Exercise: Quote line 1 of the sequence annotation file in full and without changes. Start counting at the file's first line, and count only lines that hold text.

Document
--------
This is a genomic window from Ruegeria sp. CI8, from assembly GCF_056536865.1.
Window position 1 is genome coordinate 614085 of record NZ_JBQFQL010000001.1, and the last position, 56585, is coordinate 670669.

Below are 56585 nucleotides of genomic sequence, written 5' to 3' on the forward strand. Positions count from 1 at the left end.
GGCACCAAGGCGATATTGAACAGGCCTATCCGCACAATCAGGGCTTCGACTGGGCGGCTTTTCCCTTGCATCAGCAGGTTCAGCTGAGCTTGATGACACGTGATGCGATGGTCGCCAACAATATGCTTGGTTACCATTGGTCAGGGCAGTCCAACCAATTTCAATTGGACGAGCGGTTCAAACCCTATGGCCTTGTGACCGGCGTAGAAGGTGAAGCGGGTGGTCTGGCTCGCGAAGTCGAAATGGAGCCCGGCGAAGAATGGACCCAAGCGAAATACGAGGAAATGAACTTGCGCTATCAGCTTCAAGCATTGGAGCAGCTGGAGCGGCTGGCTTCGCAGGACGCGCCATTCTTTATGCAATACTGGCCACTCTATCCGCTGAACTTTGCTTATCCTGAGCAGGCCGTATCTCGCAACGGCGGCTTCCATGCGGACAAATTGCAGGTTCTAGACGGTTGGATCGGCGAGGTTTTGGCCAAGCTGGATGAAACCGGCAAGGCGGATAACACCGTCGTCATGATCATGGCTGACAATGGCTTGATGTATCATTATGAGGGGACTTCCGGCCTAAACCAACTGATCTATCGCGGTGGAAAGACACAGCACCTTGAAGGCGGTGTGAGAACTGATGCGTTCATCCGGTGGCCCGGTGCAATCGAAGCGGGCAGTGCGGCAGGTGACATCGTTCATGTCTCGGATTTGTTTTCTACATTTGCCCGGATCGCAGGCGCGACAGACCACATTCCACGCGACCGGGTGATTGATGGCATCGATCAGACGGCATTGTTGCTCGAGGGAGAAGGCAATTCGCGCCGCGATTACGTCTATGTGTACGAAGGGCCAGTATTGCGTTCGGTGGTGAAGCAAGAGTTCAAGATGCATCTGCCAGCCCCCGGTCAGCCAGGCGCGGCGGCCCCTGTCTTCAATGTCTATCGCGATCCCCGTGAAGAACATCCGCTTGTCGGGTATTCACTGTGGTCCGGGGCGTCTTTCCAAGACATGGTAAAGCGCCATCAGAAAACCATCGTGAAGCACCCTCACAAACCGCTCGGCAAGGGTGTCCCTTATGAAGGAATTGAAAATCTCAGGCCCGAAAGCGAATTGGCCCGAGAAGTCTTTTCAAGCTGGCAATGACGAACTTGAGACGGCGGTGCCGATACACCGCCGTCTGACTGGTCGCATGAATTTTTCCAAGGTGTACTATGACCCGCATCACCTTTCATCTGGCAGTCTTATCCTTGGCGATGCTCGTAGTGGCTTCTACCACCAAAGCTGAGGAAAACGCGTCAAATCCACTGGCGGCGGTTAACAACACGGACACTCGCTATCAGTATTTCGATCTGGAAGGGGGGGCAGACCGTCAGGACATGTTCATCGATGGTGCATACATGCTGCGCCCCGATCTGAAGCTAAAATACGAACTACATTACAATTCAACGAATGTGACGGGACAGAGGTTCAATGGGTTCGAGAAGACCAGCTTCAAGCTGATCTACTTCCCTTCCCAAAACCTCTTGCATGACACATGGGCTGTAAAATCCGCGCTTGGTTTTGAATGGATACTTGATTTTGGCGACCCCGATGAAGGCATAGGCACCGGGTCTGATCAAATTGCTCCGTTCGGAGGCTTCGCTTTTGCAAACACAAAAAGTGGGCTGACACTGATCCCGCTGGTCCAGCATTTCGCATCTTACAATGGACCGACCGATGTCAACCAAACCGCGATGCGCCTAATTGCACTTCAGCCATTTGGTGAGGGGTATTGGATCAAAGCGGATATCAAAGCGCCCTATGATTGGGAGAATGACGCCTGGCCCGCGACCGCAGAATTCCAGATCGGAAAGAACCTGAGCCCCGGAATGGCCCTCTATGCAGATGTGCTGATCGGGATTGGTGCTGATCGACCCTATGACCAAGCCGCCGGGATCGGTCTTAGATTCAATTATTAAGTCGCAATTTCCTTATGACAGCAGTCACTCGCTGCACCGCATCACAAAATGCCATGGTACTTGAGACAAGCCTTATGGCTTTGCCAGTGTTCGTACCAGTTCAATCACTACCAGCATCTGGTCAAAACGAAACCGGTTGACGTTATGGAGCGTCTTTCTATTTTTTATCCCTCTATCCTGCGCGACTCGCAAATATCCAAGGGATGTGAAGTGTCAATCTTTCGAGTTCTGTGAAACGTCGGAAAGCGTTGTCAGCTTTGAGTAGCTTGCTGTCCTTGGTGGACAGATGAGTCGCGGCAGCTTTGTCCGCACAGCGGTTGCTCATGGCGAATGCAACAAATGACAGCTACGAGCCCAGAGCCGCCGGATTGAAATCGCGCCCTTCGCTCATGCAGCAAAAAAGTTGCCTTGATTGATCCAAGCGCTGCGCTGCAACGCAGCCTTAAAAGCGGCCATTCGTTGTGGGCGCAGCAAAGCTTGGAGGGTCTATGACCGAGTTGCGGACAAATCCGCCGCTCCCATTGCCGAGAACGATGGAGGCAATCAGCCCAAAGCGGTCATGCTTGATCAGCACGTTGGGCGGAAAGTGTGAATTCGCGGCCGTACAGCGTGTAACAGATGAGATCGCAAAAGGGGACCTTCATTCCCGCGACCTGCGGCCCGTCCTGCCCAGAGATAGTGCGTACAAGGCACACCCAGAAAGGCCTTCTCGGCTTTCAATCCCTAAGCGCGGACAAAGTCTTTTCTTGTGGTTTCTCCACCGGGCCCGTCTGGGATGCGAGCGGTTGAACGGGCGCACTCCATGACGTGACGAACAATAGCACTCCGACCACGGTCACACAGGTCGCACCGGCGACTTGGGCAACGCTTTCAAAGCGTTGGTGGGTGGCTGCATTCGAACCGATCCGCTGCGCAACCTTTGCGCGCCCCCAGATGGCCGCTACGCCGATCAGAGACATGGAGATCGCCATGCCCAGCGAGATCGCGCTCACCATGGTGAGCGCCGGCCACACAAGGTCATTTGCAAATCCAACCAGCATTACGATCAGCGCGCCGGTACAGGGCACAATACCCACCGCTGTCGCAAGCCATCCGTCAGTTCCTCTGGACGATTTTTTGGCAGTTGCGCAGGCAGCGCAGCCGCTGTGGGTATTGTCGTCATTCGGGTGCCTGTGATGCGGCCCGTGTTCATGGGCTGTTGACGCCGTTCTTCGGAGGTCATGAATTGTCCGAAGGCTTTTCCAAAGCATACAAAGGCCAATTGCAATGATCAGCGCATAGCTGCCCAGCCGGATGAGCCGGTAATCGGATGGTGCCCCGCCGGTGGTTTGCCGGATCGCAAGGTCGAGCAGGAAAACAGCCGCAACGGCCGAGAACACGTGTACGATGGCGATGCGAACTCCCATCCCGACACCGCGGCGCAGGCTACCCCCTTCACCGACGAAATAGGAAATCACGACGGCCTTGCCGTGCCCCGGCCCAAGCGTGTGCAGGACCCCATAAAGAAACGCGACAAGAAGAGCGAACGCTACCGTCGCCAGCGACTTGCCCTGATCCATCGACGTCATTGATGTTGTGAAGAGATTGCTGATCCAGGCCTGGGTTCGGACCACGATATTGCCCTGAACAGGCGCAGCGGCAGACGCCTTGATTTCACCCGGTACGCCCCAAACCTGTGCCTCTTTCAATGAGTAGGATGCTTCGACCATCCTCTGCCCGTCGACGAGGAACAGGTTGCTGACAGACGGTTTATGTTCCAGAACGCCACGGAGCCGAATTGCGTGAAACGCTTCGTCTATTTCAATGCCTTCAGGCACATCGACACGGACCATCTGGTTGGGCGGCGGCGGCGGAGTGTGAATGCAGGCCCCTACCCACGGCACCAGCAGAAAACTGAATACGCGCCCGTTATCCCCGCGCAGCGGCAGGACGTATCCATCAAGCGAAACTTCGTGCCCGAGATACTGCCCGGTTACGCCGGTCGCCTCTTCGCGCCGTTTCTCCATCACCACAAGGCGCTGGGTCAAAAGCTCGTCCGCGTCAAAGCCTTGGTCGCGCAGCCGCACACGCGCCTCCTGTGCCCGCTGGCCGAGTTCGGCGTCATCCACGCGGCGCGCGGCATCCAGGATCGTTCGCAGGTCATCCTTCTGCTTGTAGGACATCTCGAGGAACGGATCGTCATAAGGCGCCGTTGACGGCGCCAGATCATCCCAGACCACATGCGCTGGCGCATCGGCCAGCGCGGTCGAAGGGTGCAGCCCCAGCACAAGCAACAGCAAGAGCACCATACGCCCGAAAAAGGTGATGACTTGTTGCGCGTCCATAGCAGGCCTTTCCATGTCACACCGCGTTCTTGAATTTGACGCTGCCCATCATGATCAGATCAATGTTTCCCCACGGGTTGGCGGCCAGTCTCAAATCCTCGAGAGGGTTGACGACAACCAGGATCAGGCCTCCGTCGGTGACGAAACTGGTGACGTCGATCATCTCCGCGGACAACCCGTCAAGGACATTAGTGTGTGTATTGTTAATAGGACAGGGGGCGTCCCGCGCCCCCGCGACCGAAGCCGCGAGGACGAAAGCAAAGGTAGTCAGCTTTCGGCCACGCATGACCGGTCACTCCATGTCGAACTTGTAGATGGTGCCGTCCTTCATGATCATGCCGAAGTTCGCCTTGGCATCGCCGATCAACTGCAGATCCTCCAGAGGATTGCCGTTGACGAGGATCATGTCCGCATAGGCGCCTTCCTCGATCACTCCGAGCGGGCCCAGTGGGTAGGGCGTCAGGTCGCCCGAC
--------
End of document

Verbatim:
This is a genomic window from Ruegeria sp. CI8, from assembly GCF_056536865.1.